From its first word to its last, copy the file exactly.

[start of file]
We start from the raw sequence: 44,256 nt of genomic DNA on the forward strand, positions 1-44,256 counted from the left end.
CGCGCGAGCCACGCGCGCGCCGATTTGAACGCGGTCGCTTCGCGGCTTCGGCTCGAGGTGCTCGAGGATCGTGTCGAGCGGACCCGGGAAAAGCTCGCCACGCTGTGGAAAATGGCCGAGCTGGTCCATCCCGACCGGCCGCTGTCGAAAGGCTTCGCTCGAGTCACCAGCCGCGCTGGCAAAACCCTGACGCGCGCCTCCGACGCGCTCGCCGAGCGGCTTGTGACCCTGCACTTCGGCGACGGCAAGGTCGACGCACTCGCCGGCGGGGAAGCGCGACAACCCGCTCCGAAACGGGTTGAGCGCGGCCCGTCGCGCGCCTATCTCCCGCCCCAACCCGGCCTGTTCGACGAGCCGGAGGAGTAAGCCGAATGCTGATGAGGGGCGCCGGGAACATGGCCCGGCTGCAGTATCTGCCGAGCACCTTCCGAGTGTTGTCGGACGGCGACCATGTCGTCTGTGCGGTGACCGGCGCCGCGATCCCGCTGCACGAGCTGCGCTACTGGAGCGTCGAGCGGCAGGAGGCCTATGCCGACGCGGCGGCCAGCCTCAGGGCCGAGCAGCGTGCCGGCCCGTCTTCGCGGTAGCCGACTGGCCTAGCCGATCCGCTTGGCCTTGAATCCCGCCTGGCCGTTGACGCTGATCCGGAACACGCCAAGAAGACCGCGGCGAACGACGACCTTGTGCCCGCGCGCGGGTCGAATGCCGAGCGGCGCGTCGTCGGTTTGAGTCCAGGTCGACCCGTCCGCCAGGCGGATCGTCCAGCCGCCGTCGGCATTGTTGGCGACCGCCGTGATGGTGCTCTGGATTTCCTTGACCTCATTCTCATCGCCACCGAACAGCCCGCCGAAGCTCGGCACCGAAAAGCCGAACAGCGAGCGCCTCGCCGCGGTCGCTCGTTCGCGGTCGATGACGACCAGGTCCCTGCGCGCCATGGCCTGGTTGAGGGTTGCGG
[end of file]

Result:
We start from the raw sequence: 44,256 nt of genomic DNA on the forward strand, positions 1-44,256 counted from the left end.
CGCGCGAGCCACGCGCGCGCCGATTTGAACGCGGTCGCTTCGCGGCTTCGGCTCGAGGTGCTCGAGGATCGTGTCGAGCGGACCCGGGAAAAGCTCGCCACGCTGTGGAAAATGGCCGAGCTGGTCCATCCCGACCGGCCGCTGTCGAAAGGCTTCGCTCGAGTCACCAGCCGCGCTGGCAAAACCCTGACGCGCGCCTCCGACGCGCTCGCCGAGCGGCTTGTGACCCTGCACTTCGGCGACGGCAAGGTCGACGCACTCGCCGGCGGGGAAGCGCGACAACCCGCTCCGAAACGGGTTGAGCGCGGCCCGTCGCGCGCCTATCTCCCGCCCCAACCCGGCCTGTTCGACGAGCCGGAGGAGTAAGCCGAATGCTGATGAGGGGCGCCGGGAACATGGCCCGGCTGCAGTATCTGCCGAGCACCTTCCGAGTGTTGTCGGACGGCGACCATGTCGTCTGTGCGGTGACCGGCGCCGCGATCCCGCTGCACGAGCTGCGCTACTGGAGCGTCGAGCGGCAGGAGGCCTATGCCGACGCGGCGGCCAGCCTCAGGGCCGAGCAGCGTGCCGGCCCGTCTTCGCGGTAGCCGACTGGCCTAGCCGATCCGCTTGGCCTTGAATCCCGCCTGGCCGTTGACGCTGATCCGGAACACGCCAAGAAGACCGCGGCGAACGACGACCTTGTGCCCGCGCGCGGGTCGAATGCCGAGCGGCGCGTCGTCGGTTTGAGTCCAGGTCGACCCGTCCGCCAGGCGGATCGTCCAGCCGCCGTCGGCATTGTTGGCGACCGCCGTGATGGTGCTCTGGATTTCCTTGACCTCATTCTCATCGCCACCGAACAGCCCGCCGAAGCTCGGCACCGAAAAGCCGAACAGCGAGCGCCTCGCCGCGGTCGCTCGTTCGCGGTCGATGACGACCAGGTCCCTGCGCGCCATGGCCTGGTTGAGGGTTGCGG